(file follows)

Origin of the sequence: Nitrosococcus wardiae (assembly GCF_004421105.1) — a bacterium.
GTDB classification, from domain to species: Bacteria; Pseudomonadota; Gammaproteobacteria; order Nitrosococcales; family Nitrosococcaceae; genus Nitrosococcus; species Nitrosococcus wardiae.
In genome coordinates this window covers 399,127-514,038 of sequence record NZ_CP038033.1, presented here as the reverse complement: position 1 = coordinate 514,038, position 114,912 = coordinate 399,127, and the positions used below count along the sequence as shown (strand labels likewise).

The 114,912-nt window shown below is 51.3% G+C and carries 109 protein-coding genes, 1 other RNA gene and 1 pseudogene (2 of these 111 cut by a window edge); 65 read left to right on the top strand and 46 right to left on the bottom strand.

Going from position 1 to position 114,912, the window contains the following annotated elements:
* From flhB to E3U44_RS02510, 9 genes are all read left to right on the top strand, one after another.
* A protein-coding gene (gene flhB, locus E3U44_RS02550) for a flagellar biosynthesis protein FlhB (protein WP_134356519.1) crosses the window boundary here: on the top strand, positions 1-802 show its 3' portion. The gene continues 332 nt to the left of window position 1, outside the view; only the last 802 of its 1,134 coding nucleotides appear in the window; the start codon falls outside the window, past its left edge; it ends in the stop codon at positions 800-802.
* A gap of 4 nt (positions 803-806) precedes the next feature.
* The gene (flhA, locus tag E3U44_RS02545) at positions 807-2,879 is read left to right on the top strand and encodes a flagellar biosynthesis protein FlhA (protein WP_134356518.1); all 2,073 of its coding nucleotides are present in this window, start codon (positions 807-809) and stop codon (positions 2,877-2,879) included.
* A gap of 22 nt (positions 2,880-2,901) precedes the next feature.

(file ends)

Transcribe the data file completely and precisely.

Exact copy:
Origin of the sequence: Nitrosococcus wardiae (assembly GCF_004421105.1) — a bacterium.
GTDB classification, from domain to species: Bacteria; Pseudomonadota; Gammaproteobacteria; order Nitrosococcales; family Nitrosococcaceae; genus Nitrosococcus; species Nitrosococcus wardiae.
In genome coordinates this window covers 399,127-514,038 of sequence record NZ_CP038033.1, presented here as the reverse complement: position 1 = coordinate 514,038, position 114,912 = coordinate 399,127, and the positions used below count along the sequence as shown (strand labels likewise).

The 114,912-nt window shown below is 51.3% G+C and carries 109 protein-coding genes, 1 other RNA gene and 1 pseudogene (2 of these 111 cut by a window edge); 65 read left to right on the top strand and 46 right to left on the bottom strand.

Going from position 1 to position 114,912, the window contains the following annotated elements:
* From flhB to E3U44_RS02510, 9 genes are all read left to right on the top strand, one after another.
* A protein-coding gene (gene flhB, locus E3U44_RS02550) for a flagellar biosynthesis protein FlhB (protein WP_134356519.1) crosses the window boundary here: on the top strand, positions 1-802 show its 3' portion. The gene continues 332 nt to the left of window position 1, outside the view; only the last 802 of its 1,134 coding nucleotides appear in the window; the start codon falls outside the window, past its left edge; it ends in the stop codon at positions 800-802.
* A gap of 4 nt (positions 803-806) precedes the next feature.
* The gene (flhA, locus tag E3U44_RS02545) at positions 807-2,879 is read left to right on the top strand and encodes a flagellar biosynthesis protein FlhA (protein WP_134356518.1); all 2,073 of its coding nucleotides are present in this window, start codon (positions 807-809) and stop codon (positions 2,877-2,879) included.
* A gap of 22 nt (positions 2,880-2,901) precedes the next feature.